Trump's 'Crazy Act' Threatening Military Action in Venezuela

Bruno Cirelli
Agosto 13, 2017

"We have troops all over the world in places that are very far away", Trump told reporters at his Bedminster, New Jersey, golf club after a meeting with Secretary of State Rex Tillerson.

Venezuela's President Nicolas Maduro has offered his hand to Donald Trump while expressing interest in direct talks after a new wave of USA sanctions imposed on the troubled Latin American nation.

"Venezuela categorically rejects the unfriendly and warmongering declarations of Trump, who has threatened us with a military intervention, in violation of United Nations principles and global law", said the foreign minister.

"This is our neighbor", Trump said in reference to Venezuela. Earlier this week, Peru summoned top diplomats from the region to discuss Venezuela in Lima, Peru's capital, where 12 nations condemned the "rupture of democratic order" in Venezuela and said they would not recognize any action taken by the constituent assembly.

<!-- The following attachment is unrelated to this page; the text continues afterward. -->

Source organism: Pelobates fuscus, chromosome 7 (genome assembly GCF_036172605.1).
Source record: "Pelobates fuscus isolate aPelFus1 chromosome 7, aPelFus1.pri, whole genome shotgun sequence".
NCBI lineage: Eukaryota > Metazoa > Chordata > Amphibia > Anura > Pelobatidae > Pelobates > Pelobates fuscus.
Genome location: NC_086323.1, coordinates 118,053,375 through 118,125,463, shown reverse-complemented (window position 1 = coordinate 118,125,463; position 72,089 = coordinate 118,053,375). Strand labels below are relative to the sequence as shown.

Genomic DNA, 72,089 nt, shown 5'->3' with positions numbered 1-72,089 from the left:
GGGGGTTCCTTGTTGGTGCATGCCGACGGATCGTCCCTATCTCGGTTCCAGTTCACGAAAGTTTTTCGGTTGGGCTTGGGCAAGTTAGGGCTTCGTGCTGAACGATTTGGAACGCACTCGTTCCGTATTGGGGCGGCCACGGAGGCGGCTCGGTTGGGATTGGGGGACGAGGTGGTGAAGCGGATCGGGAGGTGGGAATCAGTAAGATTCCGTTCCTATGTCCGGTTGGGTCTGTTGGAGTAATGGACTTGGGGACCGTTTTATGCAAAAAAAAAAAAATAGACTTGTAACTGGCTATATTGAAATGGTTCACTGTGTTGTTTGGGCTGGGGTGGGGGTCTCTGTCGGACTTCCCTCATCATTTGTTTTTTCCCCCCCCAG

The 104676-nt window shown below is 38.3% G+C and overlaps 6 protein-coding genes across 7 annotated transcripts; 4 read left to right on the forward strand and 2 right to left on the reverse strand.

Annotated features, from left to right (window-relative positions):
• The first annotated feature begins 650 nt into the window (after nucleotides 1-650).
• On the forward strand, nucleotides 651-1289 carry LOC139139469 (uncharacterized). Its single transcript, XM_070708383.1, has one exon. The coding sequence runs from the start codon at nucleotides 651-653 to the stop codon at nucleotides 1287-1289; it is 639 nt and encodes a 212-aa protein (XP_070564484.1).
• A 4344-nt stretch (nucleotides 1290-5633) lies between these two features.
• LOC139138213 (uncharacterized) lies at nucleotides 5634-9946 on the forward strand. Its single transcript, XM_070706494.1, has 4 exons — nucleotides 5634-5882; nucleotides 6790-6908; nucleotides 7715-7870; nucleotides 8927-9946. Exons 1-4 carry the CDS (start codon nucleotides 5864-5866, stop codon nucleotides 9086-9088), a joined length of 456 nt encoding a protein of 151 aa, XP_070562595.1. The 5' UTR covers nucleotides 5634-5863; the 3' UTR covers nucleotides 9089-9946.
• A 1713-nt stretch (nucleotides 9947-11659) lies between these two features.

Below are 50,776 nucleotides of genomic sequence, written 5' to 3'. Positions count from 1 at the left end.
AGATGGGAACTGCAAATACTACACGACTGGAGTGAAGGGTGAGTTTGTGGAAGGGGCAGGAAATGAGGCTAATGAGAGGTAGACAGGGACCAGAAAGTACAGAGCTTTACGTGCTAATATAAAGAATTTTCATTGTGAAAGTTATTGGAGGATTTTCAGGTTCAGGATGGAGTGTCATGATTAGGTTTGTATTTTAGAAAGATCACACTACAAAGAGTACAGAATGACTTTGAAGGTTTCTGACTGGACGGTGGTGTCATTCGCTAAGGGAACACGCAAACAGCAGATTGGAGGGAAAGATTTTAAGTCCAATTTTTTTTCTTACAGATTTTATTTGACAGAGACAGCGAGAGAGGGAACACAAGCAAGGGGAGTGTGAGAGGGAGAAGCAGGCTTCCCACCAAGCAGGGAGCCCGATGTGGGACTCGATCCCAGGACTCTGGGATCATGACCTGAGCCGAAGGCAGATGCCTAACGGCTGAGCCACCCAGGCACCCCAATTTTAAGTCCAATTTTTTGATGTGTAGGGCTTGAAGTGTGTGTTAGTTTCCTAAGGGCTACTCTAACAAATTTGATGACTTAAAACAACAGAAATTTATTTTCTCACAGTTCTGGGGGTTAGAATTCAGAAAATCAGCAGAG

Maduro, who has in the past accused Washington of colluding with the opposition to unseat him, also indicated that the United States may have had a role in an attack on a military base in northern Venezuela last weekend.

The authorities in Caracas were shocked by the U.S. President's comments, with Venezuela's Minister of Defense Vladimir Padrino describing the threat of military intervention "an act of craziness".

Donald Trump spoke to the press on Venezuela.

"Mr. Donald Trump, here is my hand", Maduro said, adding that he wants as strong a relationship with the U.S.as he has with Russian Federation, according to The Associated Press.

The red line for the United States has been the election of the Constituent Assembly, last July 30.

Venezuelan officials say Mr Caguaripano was discharged from the army in 2014.

A week ago, Venezuela inaugurated a new legislative superbody that is expected to rewrite the constitution and give vast powers to Maduro's ruling Socialist Party.

President Trump declined to speak with Venezuelan President Nicolas Maduro on Friday after the South American leader requested a phone call with him, the White House said in a statement.

This has been widely derided as a power-grab by Venezuela's President Nicolas Maduro. U.S. Treasury sanctions now ban Maduro from entering the United States.

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